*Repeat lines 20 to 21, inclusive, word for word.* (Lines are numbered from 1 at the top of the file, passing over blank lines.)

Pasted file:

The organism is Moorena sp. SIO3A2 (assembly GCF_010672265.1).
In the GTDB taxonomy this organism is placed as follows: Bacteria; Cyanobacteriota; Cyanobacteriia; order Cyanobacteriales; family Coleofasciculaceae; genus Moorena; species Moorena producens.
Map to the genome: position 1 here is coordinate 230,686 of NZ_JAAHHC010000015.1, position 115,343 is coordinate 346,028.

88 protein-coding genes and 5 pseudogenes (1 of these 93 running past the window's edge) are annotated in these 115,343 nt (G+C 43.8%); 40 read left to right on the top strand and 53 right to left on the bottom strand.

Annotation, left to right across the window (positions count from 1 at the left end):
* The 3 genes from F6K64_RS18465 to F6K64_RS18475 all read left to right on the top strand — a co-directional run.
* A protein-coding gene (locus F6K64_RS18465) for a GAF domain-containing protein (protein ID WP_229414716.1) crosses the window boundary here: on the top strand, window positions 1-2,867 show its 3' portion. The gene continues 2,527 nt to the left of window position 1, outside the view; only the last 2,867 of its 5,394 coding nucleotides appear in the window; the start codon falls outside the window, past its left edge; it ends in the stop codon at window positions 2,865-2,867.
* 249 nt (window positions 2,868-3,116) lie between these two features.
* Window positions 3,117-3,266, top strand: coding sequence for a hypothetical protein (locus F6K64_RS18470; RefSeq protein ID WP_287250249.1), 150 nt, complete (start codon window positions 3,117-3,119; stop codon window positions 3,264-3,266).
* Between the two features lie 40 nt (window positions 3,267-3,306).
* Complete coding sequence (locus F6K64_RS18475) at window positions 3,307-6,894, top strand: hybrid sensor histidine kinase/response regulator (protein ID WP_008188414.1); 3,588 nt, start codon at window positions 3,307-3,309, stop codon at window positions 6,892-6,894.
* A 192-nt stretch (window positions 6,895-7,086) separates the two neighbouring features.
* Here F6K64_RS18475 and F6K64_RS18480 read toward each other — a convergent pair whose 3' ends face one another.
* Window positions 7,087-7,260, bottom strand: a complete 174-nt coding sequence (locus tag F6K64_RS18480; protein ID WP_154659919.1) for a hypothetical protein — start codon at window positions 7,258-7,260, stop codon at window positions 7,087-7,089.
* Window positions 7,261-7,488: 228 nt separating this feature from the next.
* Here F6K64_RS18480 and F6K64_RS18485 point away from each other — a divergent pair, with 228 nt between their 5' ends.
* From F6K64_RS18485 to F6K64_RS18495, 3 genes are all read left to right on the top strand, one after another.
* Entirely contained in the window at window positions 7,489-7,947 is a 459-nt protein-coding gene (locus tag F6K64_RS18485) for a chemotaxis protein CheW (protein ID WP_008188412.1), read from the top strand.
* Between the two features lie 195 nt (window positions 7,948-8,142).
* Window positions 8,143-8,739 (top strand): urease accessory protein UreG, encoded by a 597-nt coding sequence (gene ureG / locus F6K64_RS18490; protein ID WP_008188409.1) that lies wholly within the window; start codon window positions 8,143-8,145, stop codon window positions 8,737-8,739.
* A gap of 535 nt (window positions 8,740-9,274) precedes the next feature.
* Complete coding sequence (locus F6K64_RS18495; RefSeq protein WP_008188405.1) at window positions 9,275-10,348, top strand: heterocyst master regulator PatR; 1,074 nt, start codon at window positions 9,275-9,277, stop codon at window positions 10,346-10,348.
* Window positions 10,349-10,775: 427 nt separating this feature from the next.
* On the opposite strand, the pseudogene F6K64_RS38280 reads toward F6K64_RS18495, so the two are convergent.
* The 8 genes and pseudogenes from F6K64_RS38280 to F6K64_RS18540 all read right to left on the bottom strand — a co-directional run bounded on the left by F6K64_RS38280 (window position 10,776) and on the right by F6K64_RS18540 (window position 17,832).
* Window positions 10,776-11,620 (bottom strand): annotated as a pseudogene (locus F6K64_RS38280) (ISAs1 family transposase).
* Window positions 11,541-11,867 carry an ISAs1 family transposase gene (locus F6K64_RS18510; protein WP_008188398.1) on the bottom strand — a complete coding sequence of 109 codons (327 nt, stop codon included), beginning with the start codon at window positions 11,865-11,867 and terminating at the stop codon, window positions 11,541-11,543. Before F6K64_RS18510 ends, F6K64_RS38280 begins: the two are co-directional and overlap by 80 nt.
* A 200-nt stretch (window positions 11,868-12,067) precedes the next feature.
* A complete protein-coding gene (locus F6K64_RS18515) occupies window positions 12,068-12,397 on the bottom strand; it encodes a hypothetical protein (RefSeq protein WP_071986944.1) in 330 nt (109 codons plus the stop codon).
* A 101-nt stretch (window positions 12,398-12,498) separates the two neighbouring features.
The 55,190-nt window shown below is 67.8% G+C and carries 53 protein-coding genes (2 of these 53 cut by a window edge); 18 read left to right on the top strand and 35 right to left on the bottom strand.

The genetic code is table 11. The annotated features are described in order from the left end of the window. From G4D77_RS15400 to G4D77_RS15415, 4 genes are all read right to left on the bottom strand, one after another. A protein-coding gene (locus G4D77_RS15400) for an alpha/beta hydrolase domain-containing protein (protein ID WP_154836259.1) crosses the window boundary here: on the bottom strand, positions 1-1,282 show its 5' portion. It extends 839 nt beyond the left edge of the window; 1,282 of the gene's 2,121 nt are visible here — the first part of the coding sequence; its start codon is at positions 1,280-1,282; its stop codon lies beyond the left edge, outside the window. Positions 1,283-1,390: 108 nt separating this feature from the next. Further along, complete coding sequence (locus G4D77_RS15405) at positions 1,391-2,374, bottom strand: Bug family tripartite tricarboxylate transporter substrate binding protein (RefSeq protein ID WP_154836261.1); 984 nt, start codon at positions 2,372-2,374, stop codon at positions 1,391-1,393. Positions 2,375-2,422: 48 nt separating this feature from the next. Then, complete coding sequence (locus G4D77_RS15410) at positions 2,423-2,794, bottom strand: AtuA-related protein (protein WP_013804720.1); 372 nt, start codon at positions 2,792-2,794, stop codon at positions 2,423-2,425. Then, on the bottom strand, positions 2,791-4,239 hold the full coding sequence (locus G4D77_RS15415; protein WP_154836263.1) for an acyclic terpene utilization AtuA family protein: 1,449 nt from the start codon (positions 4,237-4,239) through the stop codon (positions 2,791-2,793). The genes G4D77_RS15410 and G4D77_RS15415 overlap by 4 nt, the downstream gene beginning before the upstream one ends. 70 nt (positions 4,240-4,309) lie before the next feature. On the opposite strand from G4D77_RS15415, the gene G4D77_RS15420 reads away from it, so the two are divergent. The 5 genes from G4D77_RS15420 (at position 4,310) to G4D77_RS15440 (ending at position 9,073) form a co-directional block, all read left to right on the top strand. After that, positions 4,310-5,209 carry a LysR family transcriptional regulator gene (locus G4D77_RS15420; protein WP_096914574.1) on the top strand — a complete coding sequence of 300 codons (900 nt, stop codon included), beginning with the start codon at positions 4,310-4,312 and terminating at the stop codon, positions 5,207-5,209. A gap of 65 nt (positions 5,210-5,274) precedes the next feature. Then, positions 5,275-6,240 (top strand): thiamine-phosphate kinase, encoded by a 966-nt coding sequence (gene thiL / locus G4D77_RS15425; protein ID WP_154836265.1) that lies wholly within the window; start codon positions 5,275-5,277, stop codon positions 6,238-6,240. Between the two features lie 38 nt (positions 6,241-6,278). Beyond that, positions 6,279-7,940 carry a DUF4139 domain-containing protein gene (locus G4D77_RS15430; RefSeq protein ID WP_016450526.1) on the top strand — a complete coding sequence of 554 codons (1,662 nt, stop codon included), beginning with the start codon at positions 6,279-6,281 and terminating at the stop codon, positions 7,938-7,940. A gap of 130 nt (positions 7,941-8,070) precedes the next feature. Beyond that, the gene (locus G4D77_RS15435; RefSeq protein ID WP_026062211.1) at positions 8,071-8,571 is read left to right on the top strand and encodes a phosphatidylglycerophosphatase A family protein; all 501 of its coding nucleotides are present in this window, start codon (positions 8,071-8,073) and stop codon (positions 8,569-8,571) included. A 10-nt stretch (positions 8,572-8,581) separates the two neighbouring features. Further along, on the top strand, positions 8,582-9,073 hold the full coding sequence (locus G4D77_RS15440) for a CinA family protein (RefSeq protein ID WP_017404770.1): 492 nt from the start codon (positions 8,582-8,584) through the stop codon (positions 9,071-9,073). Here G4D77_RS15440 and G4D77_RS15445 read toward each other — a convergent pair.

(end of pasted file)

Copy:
* Window positions 8,143-8,739 (top strand): urease accessory protein UreG, encoded by a 597-nt coding sequence (gene ureG / locus F6K64_RS18490; protein ID WP_008188409.1) that lies wholly within the window; start codon window positions 8,143-8,145, stop codon window positions 8,737-8,739.
* A gap of 535 nt (window positions 8,740-9,274) precedes the next feature.